WASHINGTON – An unusual racketeering lawsuit filed by human rights lawyers accuses U.S. civilian contractors at the Abu Ghraib prison (search) in Iraq of conspiring to execute, rape and torture prisoners to boost corporate profits from military payments.
Some of the new abuse allegations were among the cruelest described so far within the Iraqi prisons.
One person, identified in court documents only as a prisoner named Rasheed, told lawyers his tongue was shocked with electricity and his toenails pulled out. Another person, identified only as a prisoner named Ahmed, said he was forced to watch while his 63-year-old father, Ibrahiem, was tortured to death.
A plaintiff identified only as a prisoner named Neisef told lawyers he was raped by a female interrogator who left him naked on the floor, saying "It is our job to take your manhood away."
Shereef Akeel, a Detroit lawyer, said the people he helps represent in the case were "subjected to unspeakable crimes."
The lawsuit seeks "substantial" payments for the alleged victims and a ban on future government contracts for Titan Corp. (search) of San Diego and CACI International Inc. (search) of Arlington, Va., whose employees worked as government interrogators and translators.
The suit was filed in U.S. District Court in San Diego, where Titan, the larger of the two defendants, is headquartered. It alleges violations of the Racketeer Influenced and Corrupt Organizations Act (search), the 1970 law that often is used by government prosecutors to go after organized crime.
Part of the allegation is that Titan and CACI would benefit if interrogations were successful and proved their worth, resulting in more government contracts.
Titan spokesman Wil Williams called the lawsuit "frivolous" and noted that the government has not formally accused any of its employees of abuse.
"Titan never had control over prisoners or how they were treated," Williams said.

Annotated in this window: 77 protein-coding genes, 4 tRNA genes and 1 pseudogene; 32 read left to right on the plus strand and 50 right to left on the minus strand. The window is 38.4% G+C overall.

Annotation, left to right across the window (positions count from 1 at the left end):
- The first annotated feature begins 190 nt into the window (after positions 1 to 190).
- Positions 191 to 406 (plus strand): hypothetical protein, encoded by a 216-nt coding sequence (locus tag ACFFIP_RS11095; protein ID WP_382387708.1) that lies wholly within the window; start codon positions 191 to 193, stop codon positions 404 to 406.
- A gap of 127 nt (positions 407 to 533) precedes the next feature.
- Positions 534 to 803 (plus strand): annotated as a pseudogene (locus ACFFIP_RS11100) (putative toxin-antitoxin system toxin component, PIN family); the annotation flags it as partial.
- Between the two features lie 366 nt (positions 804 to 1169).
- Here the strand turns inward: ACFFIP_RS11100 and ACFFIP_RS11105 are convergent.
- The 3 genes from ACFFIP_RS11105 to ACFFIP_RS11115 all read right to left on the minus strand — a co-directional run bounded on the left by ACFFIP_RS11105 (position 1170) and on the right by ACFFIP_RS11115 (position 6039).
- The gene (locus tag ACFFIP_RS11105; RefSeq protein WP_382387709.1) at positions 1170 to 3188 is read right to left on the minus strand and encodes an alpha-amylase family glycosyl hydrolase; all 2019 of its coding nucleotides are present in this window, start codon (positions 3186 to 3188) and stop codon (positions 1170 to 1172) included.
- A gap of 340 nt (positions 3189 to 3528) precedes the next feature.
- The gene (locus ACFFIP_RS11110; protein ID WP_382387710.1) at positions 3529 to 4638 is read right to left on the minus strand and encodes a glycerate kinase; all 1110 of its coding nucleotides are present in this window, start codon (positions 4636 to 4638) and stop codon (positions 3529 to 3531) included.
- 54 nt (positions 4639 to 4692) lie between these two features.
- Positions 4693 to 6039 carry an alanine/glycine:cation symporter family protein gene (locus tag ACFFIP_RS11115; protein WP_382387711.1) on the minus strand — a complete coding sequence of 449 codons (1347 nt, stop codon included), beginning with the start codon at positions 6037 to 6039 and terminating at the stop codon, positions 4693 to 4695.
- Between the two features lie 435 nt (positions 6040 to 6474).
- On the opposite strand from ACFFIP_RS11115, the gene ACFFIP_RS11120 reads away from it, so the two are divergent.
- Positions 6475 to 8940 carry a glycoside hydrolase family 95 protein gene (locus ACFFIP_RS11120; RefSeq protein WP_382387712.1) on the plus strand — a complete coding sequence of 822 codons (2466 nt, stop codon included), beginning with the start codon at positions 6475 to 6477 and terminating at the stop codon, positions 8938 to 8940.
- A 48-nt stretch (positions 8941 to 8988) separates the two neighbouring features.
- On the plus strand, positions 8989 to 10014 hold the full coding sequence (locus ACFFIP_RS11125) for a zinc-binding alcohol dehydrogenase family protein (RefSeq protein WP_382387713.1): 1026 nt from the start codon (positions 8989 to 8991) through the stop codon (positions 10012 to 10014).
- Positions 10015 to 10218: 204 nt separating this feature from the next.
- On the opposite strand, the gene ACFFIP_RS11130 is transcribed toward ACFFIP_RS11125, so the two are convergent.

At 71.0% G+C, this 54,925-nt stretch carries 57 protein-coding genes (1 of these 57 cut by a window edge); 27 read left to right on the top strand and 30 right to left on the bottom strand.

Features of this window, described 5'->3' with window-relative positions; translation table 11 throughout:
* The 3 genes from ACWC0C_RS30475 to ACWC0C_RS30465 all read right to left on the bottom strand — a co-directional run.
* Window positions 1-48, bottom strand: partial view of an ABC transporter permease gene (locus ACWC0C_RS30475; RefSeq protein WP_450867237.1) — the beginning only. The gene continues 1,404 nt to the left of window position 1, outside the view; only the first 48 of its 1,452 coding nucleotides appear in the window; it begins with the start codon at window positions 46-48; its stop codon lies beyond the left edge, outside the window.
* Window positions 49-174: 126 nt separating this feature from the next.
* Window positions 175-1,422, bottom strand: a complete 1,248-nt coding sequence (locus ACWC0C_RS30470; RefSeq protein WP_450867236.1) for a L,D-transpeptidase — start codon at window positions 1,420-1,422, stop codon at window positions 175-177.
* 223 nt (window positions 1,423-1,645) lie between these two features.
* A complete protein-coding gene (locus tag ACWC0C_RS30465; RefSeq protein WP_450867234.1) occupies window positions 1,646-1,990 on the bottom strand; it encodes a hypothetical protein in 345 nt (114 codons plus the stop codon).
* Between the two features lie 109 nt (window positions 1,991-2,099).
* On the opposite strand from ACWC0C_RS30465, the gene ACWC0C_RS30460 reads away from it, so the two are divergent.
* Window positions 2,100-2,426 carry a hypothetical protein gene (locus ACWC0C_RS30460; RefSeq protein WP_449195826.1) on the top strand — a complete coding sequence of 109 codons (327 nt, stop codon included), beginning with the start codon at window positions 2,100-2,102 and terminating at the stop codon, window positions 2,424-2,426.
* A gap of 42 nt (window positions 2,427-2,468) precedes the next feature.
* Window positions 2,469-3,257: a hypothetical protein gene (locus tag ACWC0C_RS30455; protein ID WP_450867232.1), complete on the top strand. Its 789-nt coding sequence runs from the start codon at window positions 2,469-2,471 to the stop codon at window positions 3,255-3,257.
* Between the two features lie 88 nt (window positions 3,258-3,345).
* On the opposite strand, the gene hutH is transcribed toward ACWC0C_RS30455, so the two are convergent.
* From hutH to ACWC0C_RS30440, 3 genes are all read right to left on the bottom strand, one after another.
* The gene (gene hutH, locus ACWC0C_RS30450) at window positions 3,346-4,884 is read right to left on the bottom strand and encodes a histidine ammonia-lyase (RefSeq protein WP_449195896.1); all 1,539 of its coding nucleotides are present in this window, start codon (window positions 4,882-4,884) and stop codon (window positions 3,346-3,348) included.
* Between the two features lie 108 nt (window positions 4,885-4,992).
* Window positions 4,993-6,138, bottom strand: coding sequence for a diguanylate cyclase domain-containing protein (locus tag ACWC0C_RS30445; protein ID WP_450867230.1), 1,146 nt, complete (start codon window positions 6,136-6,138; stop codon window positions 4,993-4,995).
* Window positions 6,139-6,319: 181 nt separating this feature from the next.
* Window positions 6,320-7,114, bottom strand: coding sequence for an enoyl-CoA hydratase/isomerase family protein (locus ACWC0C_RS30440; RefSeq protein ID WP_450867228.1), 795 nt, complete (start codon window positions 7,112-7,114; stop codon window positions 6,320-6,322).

CACI said the company "summarily rejects and denies the ill-informed, slanderous and malicious allegations of the lawsuit that attempts to malign the work that we do on behalf of the U.S. government around the world and in Iraq."
The lawsuit also names as defendants Adel L. Nakhla, a former Titan employee, and two CACI employees, Steven A. Stefanowicz and John B. Israel. All three were implicated in abuses in Iraqi prisons in the Army's investigative report by Maj. Gen. Antonio Taguba.
Michael Ratner, president of the New York-based Center for Constitutional Rights (search), cited a litany of international rules against torture and abuse and said, "Unfortunately, in this case, our administration and a number of contractors are outside the law."
The lawyers acknowledged difficulties tracing eyewitness reports of abuse, because some U.S. soldiers in Iraqi prisons didn't always wear uniforms and some civilian contractors wore military clothing. In some cases, interrogators wore plain T-shirts or slacks with no identifying markings and called each other by nicknames.
Contractors "were very careful in masking their identity," said Susan Burke, a Philadelphia lawyer working on the lawsuit.
Taguba's report for the Army said Stefanowicz "clearly knew his instructions equated to physical abuse" and recommended that Stefanowicz's security clearance be revoked. Taguba accused Israel of lying when Israel said he never witnessed abusive interrogations. Taguba said Nakhla admitted watching military police officers throw water on prisoners, taunt them about homosexuality and stack prisoners' naked bodies.